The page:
In Sacramento, agents arrested another Iraqi refugee, Aws al-Jayab; and in court papers, say he had traveled to Syria to fight with rebels opposing President Assad. The 23-year-old came to the U.S. in 2012; but investigators alleged soon after, he was communicating via social media with terrorist organizations in Syria. In March and April of 2013, he messaged, 'I am coming to Syria. I am eager to see blood.' In November of 2013, he flew from Chicago to Turkey; and then, traveled to Aleppo in Syria, where investigators say he took up arms with terrorist organizations, and concealed that conduct from immigration authorities when he returned to the U.S. the next year. Investigators call al-Jayab a 'foreign fighter.' According to U.S. intelligence officials, more than 36,500 foreign fighters have traveled to Syria. Two hundred and fifty have come from the U.S.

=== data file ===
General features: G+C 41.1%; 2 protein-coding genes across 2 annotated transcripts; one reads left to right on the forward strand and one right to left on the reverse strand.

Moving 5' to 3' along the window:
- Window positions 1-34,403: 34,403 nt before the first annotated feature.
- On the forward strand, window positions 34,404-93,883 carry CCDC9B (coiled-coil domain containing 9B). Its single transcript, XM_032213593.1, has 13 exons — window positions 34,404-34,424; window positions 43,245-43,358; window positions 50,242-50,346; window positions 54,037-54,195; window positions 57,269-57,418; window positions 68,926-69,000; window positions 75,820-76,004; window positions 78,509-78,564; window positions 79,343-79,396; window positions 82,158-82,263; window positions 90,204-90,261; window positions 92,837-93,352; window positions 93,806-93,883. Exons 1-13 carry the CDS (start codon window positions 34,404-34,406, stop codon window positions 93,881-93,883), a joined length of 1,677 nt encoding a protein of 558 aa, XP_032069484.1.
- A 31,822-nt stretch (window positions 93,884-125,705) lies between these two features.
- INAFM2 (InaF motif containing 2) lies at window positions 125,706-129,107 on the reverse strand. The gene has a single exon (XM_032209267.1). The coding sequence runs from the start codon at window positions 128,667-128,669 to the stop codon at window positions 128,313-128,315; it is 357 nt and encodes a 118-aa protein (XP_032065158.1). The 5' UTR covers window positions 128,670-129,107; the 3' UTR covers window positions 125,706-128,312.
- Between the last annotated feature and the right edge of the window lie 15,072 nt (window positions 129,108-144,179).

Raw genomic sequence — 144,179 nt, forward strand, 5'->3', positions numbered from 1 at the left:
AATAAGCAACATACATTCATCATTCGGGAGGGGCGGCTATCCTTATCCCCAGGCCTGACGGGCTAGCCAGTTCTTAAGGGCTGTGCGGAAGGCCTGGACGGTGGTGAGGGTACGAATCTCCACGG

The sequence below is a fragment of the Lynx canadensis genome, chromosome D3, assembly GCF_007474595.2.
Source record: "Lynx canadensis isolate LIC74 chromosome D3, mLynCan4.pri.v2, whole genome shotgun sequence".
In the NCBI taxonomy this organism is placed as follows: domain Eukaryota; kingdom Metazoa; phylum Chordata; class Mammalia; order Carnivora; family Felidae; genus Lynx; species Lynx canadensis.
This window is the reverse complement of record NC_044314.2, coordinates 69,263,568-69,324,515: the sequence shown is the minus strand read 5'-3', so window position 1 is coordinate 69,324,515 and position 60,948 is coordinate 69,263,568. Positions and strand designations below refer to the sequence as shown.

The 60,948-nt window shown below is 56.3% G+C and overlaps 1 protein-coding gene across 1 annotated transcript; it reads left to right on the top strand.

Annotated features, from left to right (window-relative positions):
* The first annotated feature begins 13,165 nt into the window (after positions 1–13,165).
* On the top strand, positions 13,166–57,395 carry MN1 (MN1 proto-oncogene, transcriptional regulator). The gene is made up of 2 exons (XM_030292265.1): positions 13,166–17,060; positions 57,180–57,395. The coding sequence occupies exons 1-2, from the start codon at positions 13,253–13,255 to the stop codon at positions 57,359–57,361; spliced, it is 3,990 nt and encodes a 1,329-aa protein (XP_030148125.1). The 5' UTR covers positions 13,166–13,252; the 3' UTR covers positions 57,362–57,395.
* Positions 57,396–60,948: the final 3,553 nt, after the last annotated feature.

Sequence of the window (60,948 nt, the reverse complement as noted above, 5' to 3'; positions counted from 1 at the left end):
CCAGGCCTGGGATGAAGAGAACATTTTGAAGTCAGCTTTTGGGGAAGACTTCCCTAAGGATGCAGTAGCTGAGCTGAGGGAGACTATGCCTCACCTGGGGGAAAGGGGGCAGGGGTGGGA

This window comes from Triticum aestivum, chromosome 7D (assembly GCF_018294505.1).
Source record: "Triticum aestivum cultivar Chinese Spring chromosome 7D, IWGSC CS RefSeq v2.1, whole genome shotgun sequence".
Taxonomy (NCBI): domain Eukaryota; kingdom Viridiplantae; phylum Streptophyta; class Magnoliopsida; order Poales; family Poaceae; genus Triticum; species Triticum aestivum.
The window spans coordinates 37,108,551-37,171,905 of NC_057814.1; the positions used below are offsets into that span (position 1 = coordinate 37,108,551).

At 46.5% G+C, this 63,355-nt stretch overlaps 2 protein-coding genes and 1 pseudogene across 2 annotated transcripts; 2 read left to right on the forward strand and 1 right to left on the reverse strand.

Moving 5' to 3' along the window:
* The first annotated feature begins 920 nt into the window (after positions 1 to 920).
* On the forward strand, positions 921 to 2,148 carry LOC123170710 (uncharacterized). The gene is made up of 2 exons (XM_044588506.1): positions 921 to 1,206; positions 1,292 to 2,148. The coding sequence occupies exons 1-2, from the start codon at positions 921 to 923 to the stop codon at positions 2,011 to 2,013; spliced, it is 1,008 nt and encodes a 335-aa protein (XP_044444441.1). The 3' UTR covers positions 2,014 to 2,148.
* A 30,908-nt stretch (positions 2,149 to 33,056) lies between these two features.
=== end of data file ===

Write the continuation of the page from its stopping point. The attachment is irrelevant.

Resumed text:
The two arrests have reignited the political debate over admitting refugees from the region into the U.S. House Homeland Security Chairman Michael McCaul.

REP. MICHAEL MCCAUL, HOMELAND SECURITY COMMITTEE CHAIRMAN (from press conference): They're ticking time bombs. And how many ticking time bombs are we going to bring in, in this refugee program, without a proper vetting system in place?

PEGUES (on-camera): The White House today called the current screening process 'rigorous.' Lawyers for the two suspects could not be reached for comment. Charlie, according to court papers, the two communicated through social media, and discussed going to Syria to fight.

ROSE: Thanks, Jeff.


01/08/2016
06:36 pm EST
ABC — World News Tonight

DAVID MUIR: We turn now to two terror takedowns right here at home — two arrests tonight — both young men, and both refugees living here in the U.S. — one in Texas, one in California — including this 23-year-old, accused of traveling to Syria; and then, bragging that he killed there; then, coming back to live in Sacramento.